On July 17, 1794, 16 women stood together in a Parisian square in defense of their beliefs. They renewed religious vows and chanted the "Veni Creator" before each in turn proceeded up steps to a platform that could be seen by all around. The women were executed by their government, and a large crowd that would normally scream and shout at such events watched in silence.

The women are known as the Teresian Martyrs of Compiegne, and they met their end at the hands of the French Revolution's government. Serving the Carmelite order, eleven of the women were nuns, three were lay sisters of the order, and two were lay helpers of the sisters. Their crime was an unwillingness to give up their religious vows and disband.


A revolutionary spirit spread across France during the end of the 18th century, but it was not the righteous fight for liberty that was started in the United States. Instead, it contained a riotous uprising that led to the deaths of hundreds of thousands and was dubbed the "Reign of Terror" for the gruesome behavior of the French revolutionary leaders.

Common history only depicts the French Revolution as mobs of starving poor rising up against the decadent rich. Instead, wealthy individuals capable of swaying large groups of people used the mobs to further their own agendas. Seeing the Catholic Church as a threat to their desires for totalitarian control, the revolutionary leaders issued the "Civil Constitution of Clergy" in 1791 and declared their right to control the Catholic communities.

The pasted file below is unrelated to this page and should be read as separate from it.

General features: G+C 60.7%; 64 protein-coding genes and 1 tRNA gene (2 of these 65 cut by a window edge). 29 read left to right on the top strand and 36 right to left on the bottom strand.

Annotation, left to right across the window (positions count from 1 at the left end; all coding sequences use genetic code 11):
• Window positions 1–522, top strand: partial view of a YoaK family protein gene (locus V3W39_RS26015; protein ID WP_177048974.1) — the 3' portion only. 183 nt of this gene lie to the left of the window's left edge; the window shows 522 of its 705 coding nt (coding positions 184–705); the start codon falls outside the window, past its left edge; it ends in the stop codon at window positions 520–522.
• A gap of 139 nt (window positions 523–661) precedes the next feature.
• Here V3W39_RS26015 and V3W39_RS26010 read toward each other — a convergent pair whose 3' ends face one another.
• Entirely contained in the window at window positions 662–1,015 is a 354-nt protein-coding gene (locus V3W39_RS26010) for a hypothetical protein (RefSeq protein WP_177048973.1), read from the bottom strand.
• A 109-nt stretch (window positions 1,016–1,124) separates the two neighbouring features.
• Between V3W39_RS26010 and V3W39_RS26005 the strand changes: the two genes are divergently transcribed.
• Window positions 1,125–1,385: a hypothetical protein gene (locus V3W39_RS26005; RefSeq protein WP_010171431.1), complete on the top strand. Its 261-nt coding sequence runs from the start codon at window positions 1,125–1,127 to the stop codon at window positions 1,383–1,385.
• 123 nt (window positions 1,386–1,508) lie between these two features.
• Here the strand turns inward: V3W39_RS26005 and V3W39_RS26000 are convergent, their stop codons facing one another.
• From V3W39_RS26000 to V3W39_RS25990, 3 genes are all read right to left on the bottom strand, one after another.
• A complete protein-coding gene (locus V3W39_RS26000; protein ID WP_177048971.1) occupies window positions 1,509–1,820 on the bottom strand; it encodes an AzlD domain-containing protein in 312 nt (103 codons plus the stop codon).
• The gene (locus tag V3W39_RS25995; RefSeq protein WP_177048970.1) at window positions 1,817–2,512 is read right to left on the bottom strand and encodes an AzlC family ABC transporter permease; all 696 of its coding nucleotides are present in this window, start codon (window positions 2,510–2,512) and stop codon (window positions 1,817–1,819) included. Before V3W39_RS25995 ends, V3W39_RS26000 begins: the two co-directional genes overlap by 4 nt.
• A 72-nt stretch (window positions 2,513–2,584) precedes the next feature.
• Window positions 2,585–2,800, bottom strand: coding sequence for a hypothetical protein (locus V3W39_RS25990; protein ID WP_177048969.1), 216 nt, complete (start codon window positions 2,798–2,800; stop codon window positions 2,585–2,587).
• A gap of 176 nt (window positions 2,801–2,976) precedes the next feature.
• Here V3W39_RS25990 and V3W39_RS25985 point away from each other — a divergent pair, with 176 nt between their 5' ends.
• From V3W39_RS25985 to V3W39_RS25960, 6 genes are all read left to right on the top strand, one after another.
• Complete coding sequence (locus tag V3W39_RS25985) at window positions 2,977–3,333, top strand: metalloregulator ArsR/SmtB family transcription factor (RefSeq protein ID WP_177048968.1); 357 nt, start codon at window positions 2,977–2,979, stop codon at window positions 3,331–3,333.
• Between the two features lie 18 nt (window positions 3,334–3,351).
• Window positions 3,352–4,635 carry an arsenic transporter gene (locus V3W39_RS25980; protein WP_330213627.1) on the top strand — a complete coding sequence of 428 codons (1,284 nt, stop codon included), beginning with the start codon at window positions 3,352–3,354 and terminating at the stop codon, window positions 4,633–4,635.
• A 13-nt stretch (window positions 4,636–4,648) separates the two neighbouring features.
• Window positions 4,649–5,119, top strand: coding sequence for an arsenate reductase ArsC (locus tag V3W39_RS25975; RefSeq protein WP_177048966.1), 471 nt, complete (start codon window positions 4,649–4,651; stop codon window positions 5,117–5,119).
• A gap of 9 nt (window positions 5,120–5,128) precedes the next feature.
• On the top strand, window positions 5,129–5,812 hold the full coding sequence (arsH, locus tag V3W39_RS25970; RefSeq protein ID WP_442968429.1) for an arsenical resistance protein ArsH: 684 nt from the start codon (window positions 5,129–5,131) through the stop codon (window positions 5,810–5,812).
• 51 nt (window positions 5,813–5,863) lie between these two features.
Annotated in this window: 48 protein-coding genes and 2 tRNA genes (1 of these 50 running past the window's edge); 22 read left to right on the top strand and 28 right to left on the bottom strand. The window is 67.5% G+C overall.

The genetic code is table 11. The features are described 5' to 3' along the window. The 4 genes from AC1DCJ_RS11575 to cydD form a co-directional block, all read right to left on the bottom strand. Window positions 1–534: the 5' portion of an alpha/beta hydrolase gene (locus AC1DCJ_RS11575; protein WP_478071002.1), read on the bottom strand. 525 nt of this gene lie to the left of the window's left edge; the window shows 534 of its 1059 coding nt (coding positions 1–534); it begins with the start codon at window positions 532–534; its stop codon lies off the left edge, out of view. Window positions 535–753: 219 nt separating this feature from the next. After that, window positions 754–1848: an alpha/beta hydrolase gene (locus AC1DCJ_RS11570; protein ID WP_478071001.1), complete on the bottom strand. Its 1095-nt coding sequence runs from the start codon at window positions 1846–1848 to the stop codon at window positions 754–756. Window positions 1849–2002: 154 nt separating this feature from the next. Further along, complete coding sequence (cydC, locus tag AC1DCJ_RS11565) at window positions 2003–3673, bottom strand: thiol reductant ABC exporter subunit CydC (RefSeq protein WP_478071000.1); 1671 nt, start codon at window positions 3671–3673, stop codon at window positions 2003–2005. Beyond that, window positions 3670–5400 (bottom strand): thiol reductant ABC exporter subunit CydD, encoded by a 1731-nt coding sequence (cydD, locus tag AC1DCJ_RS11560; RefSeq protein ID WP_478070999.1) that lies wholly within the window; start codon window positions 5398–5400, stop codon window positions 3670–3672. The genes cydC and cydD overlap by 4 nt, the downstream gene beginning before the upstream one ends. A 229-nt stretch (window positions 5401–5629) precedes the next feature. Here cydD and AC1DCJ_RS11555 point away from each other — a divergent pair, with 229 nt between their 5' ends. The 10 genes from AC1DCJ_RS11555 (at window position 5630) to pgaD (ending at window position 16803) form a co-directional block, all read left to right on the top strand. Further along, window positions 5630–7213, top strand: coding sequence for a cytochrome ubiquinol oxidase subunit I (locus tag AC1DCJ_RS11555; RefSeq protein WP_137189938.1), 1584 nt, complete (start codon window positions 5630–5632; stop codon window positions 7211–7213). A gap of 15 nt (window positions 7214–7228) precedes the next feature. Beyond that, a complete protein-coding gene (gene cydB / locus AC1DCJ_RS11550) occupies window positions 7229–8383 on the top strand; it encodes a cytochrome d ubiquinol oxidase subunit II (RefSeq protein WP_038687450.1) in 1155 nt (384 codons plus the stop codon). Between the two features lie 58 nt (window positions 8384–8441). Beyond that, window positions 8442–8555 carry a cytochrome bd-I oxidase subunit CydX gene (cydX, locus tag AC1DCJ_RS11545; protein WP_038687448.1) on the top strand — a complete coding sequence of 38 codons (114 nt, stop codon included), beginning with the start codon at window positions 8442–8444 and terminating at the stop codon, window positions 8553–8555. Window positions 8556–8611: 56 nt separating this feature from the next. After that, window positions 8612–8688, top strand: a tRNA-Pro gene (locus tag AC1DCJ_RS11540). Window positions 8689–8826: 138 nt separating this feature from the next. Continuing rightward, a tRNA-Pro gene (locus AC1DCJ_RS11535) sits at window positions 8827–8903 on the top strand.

The "Civil Constitution of Clergy" was one of many laws that took over Catholic property, disbanded the organizational structure of the Church, and prohibited Catholic groups from operating within France. Members of the religious community were forced to swear loyalty to the state, and the government assumed full control over all aspects of belief.

Of the French bishops, seven consented to the law and stood by as mobs abused any priest or member of a religious order who held true to their religion. Groups were given license by the government to harass any dissenting priest, and harassment spiraled into violence. The government then passed more measures that promoted the persecution of the Church and sought to remove all Christian influence from French society.

Eventually, the French leaders began to turn on each other as they sought more power. Seeing conspiracies and threats from every direction, paranoid officials began to order the execution or assassination of rivals and commonly used the Church as scapegoats. Many people were put to death with little justification, and the Carmelite nuns were arrested as traitors.

Held in prison, the nuns offered themselves to God as martyrs in hope that it would end the persecution. They clung to their faith until the end and each asked their mother superior, Mother Teresa of St. Augustine, prioress, for permission to die for their beliefs as the silent crowd watched.

On July 28, 1794, the tyrants responsible for much of the bloodshed during the Reign of Terror were overthrown, and religious freedom was soon restored. Many fellow prisoners believed that the Teresian Martyrs of Compiegne inspired the peace.